The Misery Index and the pursuit of happiness
The 2012 Misery Index has some depressing findings for the beleaguered citizens of Zimbabwe, who are officially the most miserable people in the world. Fortunately for you, we have some depressing findings for the Misery Index – they’re talking nonsense. Nonetheless, measuring emotions is becoming a popular business, and some highly influential people argue that it’s time we made misery – and its corollary, happiness – our most important statistics. By SIMON ALLISON.
Citizens of Zimbabwe, I have some bad news: you live in the world’s most miserable country. Not only that, but you also live in the most miserable region, where you are joined in your despair by Lesotho, Namibia and Swaziland; and in the most miserable continent, with Burkina Faso, Djibouti, Liberia, Kenya and Senegal all featuring in the top (or is it bottom?) 20.
These are the bleak findings of the the 2012 Misery Index, released by Business Insider magazine on Sunday.
No need to reach for the Prozac just yet, however (and besides, if the Misery Index is anything to go by, you can’t afford Prozac). A questionable, almost nonsensical methodology makes these results largely meaningless. Inflation statistics are added to unemployment figures to create a country score, on the theory that “you can tell a great deal about an economy by a soaring jobless rate and a population that can afford less and less of required goods,” according to the official write-up.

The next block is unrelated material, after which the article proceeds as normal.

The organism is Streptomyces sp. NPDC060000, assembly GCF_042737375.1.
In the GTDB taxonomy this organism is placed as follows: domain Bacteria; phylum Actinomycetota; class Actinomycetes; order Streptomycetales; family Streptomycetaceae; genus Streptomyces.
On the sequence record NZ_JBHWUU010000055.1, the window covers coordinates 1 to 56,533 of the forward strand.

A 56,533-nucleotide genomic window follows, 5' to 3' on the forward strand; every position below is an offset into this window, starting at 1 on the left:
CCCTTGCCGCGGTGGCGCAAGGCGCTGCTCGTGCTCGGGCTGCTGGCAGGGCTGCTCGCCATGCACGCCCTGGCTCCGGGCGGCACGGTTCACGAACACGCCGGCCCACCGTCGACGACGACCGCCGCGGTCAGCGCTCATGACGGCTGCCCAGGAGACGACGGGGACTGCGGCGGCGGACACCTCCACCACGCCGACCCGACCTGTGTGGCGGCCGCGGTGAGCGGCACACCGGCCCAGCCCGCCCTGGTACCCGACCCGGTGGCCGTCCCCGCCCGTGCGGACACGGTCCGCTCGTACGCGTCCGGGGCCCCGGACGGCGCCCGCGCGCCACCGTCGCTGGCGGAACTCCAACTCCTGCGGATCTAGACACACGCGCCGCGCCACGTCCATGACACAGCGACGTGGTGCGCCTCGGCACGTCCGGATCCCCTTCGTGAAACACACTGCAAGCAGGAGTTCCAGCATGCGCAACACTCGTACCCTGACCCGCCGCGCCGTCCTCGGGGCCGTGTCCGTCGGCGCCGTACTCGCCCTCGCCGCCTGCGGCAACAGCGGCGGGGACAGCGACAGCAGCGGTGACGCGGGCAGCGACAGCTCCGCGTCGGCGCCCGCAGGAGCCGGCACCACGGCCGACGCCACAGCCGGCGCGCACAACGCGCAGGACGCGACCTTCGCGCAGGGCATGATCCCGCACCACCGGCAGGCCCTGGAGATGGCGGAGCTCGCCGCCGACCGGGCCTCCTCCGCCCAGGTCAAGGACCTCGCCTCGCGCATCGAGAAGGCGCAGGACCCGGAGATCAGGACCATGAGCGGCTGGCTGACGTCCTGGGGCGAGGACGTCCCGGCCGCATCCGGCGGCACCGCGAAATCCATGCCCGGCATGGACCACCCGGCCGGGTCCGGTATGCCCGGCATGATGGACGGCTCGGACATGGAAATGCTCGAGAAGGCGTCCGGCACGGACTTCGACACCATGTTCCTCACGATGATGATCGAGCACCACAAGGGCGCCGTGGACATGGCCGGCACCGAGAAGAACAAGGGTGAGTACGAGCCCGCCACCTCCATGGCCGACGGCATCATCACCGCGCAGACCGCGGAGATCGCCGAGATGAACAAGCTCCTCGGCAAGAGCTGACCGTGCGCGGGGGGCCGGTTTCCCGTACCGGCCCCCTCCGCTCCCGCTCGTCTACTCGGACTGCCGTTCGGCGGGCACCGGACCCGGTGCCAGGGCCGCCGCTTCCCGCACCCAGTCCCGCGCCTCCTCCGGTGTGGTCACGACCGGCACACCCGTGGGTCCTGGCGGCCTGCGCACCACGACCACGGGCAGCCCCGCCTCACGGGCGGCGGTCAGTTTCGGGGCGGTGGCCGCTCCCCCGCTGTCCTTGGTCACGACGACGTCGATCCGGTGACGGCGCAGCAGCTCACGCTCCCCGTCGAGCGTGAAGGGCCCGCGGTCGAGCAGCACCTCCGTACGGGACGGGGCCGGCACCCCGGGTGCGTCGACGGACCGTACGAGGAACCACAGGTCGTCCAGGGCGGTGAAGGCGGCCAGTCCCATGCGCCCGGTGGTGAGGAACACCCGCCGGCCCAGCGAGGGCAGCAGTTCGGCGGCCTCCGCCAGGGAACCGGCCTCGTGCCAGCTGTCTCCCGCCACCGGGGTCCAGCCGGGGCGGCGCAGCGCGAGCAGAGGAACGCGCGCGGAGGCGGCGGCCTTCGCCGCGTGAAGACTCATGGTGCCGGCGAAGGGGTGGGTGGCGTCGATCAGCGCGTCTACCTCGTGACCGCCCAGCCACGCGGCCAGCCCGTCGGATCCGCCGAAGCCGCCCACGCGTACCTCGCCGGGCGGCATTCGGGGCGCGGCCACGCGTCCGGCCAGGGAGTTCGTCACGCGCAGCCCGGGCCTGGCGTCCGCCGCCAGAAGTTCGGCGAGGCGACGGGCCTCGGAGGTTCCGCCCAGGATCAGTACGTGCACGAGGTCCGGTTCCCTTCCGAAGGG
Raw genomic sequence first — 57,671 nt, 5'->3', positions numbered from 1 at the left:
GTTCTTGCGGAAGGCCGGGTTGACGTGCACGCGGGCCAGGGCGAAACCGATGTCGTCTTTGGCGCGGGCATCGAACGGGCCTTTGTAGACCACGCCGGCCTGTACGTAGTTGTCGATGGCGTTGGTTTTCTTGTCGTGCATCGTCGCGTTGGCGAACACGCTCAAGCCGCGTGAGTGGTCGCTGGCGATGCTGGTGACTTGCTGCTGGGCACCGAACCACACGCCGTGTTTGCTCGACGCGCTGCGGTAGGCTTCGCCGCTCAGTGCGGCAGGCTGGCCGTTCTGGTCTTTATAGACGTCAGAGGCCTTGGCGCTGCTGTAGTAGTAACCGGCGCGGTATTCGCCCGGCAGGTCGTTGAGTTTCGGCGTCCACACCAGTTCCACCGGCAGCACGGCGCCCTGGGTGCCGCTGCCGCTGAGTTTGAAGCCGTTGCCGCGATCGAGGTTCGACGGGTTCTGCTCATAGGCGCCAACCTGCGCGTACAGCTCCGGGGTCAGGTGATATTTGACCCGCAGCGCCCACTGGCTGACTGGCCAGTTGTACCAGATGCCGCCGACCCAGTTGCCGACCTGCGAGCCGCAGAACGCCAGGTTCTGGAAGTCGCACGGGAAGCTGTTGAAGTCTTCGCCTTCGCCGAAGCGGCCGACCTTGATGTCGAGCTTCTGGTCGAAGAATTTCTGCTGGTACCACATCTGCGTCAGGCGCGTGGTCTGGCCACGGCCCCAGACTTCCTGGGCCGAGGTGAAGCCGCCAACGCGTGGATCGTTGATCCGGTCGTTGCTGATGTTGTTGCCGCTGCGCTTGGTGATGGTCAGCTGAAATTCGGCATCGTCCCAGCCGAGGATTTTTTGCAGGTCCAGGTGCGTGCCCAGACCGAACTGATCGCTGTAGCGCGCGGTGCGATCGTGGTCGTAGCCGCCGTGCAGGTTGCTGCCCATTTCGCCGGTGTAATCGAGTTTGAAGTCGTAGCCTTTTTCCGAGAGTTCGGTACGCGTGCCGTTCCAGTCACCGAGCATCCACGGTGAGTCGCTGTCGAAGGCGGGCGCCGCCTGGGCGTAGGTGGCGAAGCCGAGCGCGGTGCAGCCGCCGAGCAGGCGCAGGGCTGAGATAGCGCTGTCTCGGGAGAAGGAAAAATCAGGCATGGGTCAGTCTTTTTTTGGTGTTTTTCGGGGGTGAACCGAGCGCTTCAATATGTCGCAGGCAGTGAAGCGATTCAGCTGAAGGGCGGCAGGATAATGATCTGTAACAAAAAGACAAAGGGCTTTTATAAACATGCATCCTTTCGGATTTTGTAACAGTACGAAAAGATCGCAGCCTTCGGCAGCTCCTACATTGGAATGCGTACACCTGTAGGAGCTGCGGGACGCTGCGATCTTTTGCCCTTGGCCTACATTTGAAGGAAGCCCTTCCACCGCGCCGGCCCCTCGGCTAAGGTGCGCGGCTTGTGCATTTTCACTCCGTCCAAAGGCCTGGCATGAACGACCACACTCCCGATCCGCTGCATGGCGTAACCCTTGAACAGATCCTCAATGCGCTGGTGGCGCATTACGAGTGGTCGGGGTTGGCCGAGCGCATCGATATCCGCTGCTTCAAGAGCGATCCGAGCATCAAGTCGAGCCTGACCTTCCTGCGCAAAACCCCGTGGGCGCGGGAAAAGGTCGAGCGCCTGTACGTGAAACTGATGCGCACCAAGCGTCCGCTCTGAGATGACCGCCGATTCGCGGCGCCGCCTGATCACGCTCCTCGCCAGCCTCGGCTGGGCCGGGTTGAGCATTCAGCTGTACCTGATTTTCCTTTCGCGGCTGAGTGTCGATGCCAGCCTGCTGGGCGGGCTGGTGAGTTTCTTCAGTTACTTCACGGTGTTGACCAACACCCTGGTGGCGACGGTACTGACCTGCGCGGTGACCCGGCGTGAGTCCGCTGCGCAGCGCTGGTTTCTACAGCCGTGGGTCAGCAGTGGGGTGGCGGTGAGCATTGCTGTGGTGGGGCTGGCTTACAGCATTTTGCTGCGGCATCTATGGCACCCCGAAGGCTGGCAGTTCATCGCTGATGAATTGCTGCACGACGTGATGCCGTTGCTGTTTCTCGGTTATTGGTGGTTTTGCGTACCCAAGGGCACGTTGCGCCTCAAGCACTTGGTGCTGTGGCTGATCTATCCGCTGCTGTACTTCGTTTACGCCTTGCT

It’s a flawed theory, as the results demonstrate. There’s no place in the top 20 for the likes of North Korea or Somalia, countries with even fewer economic prospects than Zimbabwe and with a greater propensity for conflict; and there’s not a mention of the Greeks, who seem to be a pretty miserable bunch at the moment. Moreover, both inflation and unemployment statistics are notoriously unreliable, often manipulated by governments who want to make themselves seem less miserable than they really are.
The Misery Index is just a gimmick, a catchy name given to essentially meaningless data. Some would argue that it is based on a flawed premise anyway; that “misery”, as a subjective emotion, is impossible to measure accurately.
Increasingly, others would disagree. A growing trend in economic circles is an emphasis on, and the study of, measuring emotions. These are usually spun positively rather than negatively; instead of looking for misery, the goal is to measure happiness or some variant thereof, with a view that policy-making should be designed to encourage this rather than constant and sometimes unfulfilling economic growth.
It all began in a most unlikely location: the remote “Dragon Kingdom” of Bhutan, a tiny mountain country nestled between China and India. When the current Dragon King, Jigme Singye Wangchuck, acceded to the throne in 1972, he brought with him a revolutionary new concept. “Happiness takes precedence over economic prosperity in our national development process,” the king told his subjects. “Gross national happiness is more important than gross national product.”
This is, perhaps, an idea whose time has come. As the relentless capitalism-inspired economic growth of the last century stutters into a decline, so economists have been scratching their heads and wondering what exactly went wrong, and how to avoid a repeat. Their musings have been accompanied by a better understanding of what’s called the “Happiness Paradox”, which shows that increased wealth does not always lead to a better, happier life; money really can’t buy happiness.